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# awjuliani/SimplePolicy.ipynb

Created Sep 11, 2016
Policy gradient method for solving n-armed bandit problems.
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### qiaoruntao commented Mar 8, 2017

 maybe there is a typo. does "proceedure" in the third part of the code means "procedure"?

### mynameisvinn commented Oct 15, 2017 • edited

 the action is currently selected in a deterministic manner: ``````chosen_action = tf.argmax(weights,0) `````` as this is a policy network, shouldnt the action be drawn from a probability distribution, in a stochastic manner? it could look something like this: ``````# first, convert raw weights to softmax probs softmax_probs = tf.nn.softmax(weights) # then, draw from probability distribution possible_actions = tf.convert_to_tensor([0,1,2,3]) # indices for possible actions samples = tf.multinomial(tf.log([softmax_probs]), 1) # draw according to weights chosen_action = possible_actions[tf.cast(samples, tf.int32)] `````` (not trying to overcomplicate things - just trying to understand the thought process behind this helpful example.)

### tywadd commented Oct 20, 2017

 @mynameisvinn I like your solution, also. The example does something similar in the lines ```if np.random.rand(1) < e: action = np.random.randint(num_bandits)``` I suppose it's still doing it stochastically, since the `randn` and `randint` draw from some distribution. It might be a neat experiment to try each and compare the differences.

### retnuh commented Dec 8, 2017

 @mynameisvinn - I believe you could do what you're suggesting, and it would be interesting to see the results & the differences in the learning rates, but Arthur does explicitly say in the post that he's using an "e-greedy" policy: To update our network, we will simply try an arm with an e-greedy policy. This means that most of the time our agent will choose the action that corresponds to the largest expected value, but occasionally, with e probability, it will choose randomly.

### fredthedead commented Jan 11, 2018

 The lower the bandit number, the more likely a positive reward will be returned vs. `Currently bandit 4 (index#3) is set to most often provide a positive reward.` Shouldn't the first line be the opposite? the higher the bandit number the more likely a positive reward will be returned?

### jackleekopij commented Mar 18, 2018

 A great tutorial! I understand this is an introductory tutorial, however, I have found it an interesting outcome finding boundary conditions by playing with the reward probabilities (bandits) used in the pullBandits reward function along with the epsilon greedy parameter. Tweaking these parameters and observing the most promising bandit proved a great exercise for myself to understand sensitivities of the algorithm. This for the post awjuliani

### bahriddin commented Apr 20, 2018

 I tried with this details: ``````bandits = [-0.9, 0, -0.2, -1] total_episodes = 100000 learning_rate=.01/total_episodes `````` But still, it can't find the global optimum. Are there any suggestions to improve algorithm? Regards!

### JaeDukSeo commented Jun 28, 2018

 One of the reason why this example might be confusing is due to the fact that tf can only minimize when performing auto differentiation. Thats that why the prob is flipped -5 being the best prop.

### JaeDukSeo commented Jun 28, 2018

 @bahriddin that is due to the first selection choice, remember we initialize all of the weight to be one hence the argmax is 0. And since e is 0.1 small number we are not gonna explore that much, hence the agent will most likely choose the first one always and be wrong. If you increase the e value than it will be good.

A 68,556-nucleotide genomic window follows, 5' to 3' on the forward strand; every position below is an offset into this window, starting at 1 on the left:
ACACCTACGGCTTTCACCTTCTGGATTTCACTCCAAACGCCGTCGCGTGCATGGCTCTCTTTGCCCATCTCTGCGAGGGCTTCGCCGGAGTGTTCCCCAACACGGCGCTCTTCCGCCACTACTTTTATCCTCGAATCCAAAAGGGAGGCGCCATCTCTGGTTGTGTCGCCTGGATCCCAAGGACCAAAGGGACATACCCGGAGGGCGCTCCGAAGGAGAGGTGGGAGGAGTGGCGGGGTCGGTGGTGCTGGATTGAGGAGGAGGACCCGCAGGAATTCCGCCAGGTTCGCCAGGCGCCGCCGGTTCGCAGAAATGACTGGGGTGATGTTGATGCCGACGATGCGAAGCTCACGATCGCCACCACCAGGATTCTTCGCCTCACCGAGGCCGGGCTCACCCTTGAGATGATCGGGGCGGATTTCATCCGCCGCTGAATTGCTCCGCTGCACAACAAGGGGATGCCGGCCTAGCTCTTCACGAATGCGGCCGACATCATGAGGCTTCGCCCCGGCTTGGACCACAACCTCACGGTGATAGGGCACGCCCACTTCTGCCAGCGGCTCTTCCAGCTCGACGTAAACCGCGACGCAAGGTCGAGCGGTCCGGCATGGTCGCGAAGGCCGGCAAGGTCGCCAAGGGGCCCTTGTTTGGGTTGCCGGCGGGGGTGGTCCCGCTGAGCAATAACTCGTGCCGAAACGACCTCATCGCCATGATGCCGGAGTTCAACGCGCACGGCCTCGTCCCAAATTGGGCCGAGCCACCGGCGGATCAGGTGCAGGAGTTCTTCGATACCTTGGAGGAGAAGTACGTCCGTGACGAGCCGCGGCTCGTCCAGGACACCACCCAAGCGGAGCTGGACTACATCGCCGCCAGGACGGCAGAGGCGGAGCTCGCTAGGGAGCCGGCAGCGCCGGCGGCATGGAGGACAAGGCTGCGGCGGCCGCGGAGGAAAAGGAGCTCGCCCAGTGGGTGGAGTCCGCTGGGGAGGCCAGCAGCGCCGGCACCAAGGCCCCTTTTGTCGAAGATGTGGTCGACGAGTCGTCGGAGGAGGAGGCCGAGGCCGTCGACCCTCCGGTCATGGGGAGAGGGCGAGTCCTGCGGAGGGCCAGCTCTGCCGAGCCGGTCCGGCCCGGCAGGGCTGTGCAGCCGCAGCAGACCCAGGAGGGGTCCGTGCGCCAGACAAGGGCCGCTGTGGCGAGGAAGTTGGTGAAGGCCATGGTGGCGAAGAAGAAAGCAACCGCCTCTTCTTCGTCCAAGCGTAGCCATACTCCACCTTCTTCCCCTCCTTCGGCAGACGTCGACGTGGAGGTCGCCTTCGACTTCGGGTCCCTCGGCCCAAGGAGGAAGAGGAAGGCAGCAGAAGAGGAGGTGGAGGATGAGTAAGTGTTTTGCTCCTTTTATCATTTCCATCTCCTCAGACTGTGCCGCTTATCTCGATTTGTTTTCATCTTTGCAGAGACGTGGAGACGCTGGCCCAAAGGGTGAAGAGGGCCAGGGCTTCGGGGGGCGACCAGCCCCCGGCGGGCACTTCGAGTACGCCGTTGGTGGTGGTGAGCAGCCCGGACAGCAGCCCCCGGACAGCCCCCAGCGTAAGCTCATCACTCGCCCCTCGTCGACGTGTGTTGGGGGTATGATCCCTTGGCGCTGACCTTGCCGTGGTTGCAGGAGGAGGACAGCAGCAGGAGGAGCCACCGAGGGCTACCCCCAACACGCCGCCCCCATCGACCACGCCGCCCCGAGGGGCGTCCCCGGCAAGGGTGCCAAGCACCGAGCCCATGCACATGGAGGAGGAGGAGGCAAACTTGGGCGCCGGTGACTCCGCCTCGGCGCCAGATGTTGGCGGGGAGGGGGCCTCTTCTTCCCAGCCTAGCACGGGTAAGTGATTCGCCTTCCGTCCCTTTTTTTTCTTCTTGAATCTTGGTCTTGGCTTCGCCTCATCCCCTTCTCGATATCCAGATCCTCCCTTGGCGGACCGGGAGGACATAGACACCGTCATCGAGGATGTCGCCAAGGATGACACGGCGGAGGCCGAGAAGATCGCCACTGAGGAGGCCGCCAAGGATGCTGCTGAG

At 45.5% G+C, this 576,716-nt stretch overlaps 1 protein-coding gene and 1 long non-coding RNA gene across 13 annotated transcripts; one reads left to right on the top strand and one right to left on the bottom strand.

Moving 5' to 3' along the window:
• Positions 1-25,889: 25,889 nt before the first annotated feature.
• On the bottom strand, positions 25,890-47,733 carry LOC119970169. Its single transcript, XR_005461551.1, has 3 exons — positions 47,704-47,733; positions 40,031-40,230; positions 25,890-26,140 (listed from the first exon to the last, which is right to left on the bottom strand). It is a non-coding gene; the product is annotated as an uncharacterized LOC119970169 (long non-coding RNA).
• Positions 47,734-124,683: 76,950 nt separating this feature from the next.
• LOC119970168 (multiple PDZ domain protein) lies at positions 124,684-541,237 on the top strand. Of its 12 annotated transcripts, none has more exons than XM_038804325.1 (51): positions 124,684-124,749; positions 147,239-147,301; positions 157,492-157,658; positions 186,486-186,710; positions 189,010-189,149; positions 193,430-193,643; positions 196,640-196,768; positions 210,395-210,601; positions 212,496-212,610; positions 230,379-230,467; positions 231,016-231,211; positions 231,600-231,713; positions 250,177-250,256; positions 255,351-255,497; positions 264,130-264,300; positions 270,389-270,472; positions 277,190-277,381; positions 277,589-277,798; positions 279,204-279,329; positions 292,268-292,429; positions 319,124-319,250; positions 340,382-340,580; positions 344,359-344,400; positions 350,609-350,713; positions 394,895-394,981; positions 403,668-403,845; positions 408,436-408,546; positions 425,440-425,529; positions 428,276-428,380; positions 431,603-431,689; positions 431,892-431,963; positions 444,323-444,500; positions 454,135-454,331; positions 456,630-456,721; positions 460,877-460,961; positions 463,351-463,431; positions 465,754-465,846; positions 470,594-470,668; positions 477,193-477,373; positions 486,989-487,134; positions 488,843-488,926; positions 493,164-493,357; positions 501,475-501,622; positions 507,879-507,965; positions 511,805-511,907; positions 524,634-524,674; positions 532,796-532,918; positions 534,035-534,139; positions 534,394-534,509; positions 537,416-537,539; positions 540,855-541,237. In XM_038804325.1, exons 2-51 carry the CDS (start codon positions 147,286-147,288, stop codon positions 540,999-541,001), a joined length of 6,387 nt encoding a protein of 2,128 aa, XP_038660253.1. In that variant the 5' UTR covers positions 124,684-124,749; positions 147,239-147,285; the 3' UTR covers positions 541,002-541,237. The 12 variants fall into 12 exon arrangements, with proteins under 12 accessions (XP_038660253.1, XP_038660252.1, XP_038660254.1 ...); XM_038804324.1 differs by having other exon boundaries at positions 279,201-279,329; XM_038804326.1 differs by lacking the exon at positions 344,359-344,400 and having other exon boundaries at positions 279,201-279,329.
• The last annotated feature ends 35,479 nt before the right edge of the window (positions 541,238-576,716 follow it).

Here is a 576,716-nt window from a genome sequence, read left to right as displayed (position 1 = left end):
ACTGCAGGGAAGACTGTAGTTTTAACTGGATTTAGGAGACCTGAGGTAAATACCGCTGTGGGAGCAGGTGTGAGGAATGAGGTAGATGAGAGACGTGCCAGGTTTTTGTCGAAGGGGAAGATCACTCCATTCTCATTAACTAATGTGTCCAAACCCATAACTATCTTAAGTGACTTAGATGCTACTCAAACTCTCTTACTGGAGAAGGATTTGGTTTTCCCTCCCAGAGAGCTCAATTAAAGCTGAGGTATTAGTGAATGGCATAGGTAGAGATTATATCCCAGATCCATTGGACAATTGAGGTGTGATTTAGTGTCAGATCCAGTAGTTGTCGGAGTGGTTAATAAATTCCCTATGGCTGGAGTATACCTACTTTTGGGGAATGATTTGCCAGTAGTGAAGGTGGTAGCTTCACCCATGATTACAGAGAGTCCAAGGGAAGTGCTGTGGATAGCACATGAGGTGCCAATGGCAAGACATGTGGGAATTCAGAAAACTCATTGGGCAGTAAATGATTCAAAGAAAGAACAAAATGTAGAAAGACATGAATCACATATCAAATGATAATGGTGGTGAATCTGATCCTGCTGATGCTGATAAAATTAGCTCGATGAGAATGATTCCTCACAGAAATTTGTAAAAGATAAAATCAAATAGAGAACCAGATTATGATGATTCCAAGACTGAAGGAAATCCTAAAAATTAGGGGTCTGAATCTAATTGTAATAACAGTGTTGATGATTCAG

### dhl8282 commented Jul 10, 2018 • edited

 @fredthedead About #List out our bandits. Currently bandit 4 (index#3) is set to most often provide a positive reward. bandits = [0.2,0,-0.2,-5] pullBandit method is defined as def pullBandit(bandit): #Get a random number. result = np.random.randn(1) if result > bandit: #return a positive reward. return 1 else: #return a negative reward. return -1 if you look carefully, result gives you a random positive or negative number. Since bandits = -5 which is more generous offset than bandits=0, bandits gives best chance. Try this code and you will get is `for i in range(100): print np.random.randn(1)`

### mapa17 commented Sep 1, 2018

 Hi, I have troubles to understand how the optimizer can tune the weights variable. To my understanding the Optimizer will try to minimize (target loss=0.0) the loss function, but in the example above the weights start out at 1.0, causing the initial loss value to be already 0.0. loss = -(log(weight) * reward) = - (0.0 * reward) = - 0.0 ``````weights = tf.Variable(tf.ones([num_bandits])) ... responsible_weight = tf.slice(weights,action_holder,) loss = -(tf.log(responsible_weight)*reward_holder) optimizer = tf.train.GradientDescentOptimizer(learning_rate=0.001) `````` What do I miss or get wrong? thx, Manuel

### wzzhu commented Oct 29, 2019 • edited

 To my understanding the Optimizer will try to minimize (target loss=0.0) the loss function, but in the example above the weights start out at 1.0, causing the initial loss value to be already 0.0. loss = -(log(weight) * reward) = - (0.0 * reward) = - 0.0 What do I miss or get wrong? f(x) = 0 doesn't mean f'(0) = 0, as long as the gradient of loss is not 0, eventually the weights will change. In the example, as gradient(loss) = gradient(-log(weight)*reward)) = - reward * 1/weight (since d[lnx, x] = 1/x) and reward is const) so gradient(loss) for (1) = -reward * 1/1 = -reward. if reward == 1 (positive feedback), gradient = -1, so by gradient descend, it will subtract learning_rate * gradient, which is equivalent to adding learning_rate 0.001, so the new weight will become 1.001, giving it a little higher chance to be selected by argmax(weights). And so on.
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